Why did you write a book?
It was the question my family and friends posed after Cross Your Fingers was published. It is a simple question. The questioner wanted to know the reason for my activity. It was the question that was the hardest for me to answer.
The simple truth is I write. I have always written. I am a note taker, a doodler, a jotter, a list maker. I’ve kept a diary since I was a child. The pages are filled with observations, song lyrics, quotes, drawings, poems, and any stream of thought that I dare to jot down. I am the person who uses those pads of paper in hotel rooms. I am the child who wrote long letters to my parents and, even longer letters to friends as a teenager. My mind is full, so I write. After all of these years, I still write letters, songs, and stories. I write to understand, to express, to overcome, to remember the moments that feel so fleeting. I write, because this is who I am.
Yet, the question, why did you write a book, is hard to answer. The nature of the problem is that the questioner isn’t seeking to know more about me. H/She doesn’t want insight into the dynamics of my self-identity. The questioner seeks to understand why did I decide in my late thirties while caring for a family, a home, a puppy, and a career to forgo the responsibilities and nuisances of 21st century life to write a novel.
Oftentimes, I answered the question whimsically with Why not and a shrug. Then, there were moments when I did not answer the question at all; instead, I smiled and murmured Just because. But, here is the truth.
Most adults work careers or jobs that do not reflect or showcase all of who they are. This is just as true for the gas station attendant and waitress as it is for the nurse and lawyer. A college education or a substantial paycheck is no reflection of the depth of a person’s soul. Individuals are born both talented and inquisitive and we have a great desire to acquire and exhibit a skill. We sit with friends and discuss the things we are thinking of doing. Bicycling. Marathons. Gardening. Crafting. Playing music. Writing music. Cooking. Furniture Refinishing/Building. Travelling. Writing. The list goes on and on.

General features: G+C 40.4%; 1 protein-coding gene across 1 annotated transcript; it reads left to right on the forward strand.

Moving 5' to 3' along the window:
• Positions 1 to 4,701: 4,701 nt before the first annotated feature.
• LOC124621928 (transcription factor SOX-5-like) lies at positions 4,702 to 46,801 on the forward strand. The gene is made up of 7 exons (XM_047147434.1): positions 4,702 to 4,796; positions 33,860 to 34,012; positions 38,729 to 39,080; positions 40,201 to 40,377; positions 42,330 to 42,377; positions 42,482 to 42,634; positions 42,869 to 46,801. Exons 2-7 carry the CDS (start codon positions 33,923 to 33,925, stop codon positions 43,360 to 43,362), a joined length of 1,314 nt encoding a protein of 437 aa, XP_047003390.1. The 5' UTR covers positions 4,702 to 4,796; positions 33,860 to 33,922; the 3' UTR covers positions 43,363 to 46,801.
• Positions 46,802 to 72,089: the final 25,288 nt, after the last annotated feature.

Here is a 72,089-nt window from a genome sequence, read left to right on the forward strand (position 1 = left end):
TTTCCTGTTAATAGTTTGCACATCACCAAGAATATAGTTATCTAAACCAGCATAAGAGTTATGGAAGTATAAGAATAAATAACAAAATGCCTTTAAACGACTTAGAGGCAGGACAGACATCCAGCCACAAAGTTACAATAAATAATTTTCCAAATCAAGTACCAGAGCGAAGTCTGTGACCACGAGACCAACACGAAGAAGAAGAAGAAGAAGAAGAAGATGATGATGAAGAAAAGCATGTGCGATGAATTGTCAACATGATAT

I write. For years, I had thought of writing a book. Many have been started; none were finished. Like most people, it is easy to begin that thing, that dream, but it takes self-discipline, a support system, and a plan to see that dream completed. I wrote a book, because it was a skill I wanted to acquire. I did not write a book thinking it would be published and I would make millions. Writing was a passion that I had never considered turning into a profession. At the same time, I love the joy that comes from creativity.
Take a moment and think about that thing – or the couple of things – that you say you’re going to do. Think about your bucket list. Always wanted to rebuild a classic car? Learn to swim? Thought about learning to quilt, crochet, woodwork? Feel the smile that stretches over your face. There is my reason. That is the reason that you should do your thing – whatever it is.
It is not about money. The odds are not in my favor - or yours - that the skill will lead to fame and fortune. In fact, it may require that you spend dollars on equipment or supplies. But, that smile - the one that etched across your face and that feeling you feel when passion enlivens you is why I wrote a book – and will continue to write books. And, it is why you should indulge in your SIDESHOW.